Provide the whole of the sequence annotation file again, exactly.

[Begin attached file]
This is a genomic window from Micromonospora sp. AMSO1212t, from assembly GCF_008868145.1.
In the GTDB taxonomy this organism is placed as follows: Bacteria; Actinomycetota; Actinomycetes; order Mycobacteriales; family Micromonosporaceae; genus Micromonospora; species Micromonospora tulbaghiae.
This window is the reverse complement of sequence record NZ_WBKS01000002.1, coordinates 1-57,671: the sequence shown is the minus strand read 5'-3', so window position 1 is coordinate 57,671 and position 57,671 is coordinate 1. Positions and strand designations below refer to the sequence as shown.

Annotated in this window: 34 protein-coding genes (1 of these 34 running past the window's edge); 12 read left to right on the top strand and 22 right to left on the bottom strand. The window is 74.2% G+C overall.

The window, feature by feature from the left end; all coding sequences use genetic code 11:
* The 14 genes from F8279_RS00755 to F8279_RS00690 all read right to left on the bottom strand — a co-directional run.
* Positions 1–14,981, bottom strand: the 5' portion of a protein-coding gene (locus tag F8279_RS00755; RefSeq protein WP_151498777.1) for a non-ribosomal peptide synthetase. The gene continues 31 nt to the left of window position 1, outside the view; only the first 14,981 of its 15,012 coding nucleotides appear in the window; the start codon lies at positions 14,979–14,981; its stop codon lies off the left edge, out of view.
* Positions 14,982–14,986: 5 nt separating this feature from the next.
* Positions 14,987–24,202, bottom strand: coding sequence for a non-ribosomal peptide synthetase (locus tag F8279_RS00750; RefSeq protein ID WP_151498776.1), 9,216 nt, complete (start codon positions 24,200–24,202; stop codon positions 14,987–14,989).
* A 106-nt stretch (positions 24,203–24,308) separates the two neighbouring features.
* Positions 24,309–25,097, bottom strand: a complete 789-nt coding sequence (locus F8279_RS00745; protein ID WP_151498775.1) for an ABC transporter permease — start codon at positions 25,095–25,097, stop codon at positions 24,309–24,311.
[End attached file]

This is a genomic window from Micromonospora sp. AMSO1212t, from assembly GCF_008868145.1.
In the GTDB taxonomy this organism is placed as follows: Bacteria; Actinomycetota; Actinomycetes; order Mycobacteriales; family Micromonosporaceae; genus Micromonospora; species Micromonospora tulbaghiae.
This window is the reverse complement of sequence record NZ_WBKS01000002.1, coordinates 1-57,671: the sequence shown is the minus strand read 5'-3', so window position 1 is coordinate 57,671 and position 57,671 is coordinate 1. Positions and strand designations below refer to the sequence as shown.

Annotated in this window: 34 protein-coding genes (1 of these 34 running past the window's edge); 12 read left to right on the top strand and 22 right to left on the bottom strand. The window is 74.2% G+C overall.

The window, feature by feature from the left end; all coding sequences use genetic code 11:
* The 14 genes from F8279_RS00755 to F8279_RS00690 all read right to left on the bottom strand — a co-directional run.
* Positions 1–14,981, bottom strand: the 5' portion of a protein-coding gene (locus tag F8279_RS00755; RefSeq protein WP_151498777.1) for a non-ribosomal peptide synthetase. The gene continues 31 nt to the left of window position 1, outside the view; only the first 14,981 of its 15,012 coding nucleotides appear in the window; the start codon lies at positions 14,979–14,981; its stop codon lies off the left edge, out of view.
* Positions 14,982–14,986: 5 nt separating this feature from the next.
* Positions 14,987–24,202, bottom strand: coding sequence for a non-ribosomal peptide synthetase (locus tag F8279_RS00750; RefSeq protein ID WP_151498776.1), 9,216 nt, complete (start codon positions 24,200–24,202; stop codon positions 14,987–14,989).
* A 106-nt stretch (positions 24,203–24,308) separates the two neighbouring features.
* Positions 24,309–25,097, bottom strand: a complete 789-nt coding sequence (locus F8279_RS00745; protein ID WP_151498775.1) for an ABC transporter permease — start codon at positions 25,095–25,097, stop codon at positions 24,309–24,311.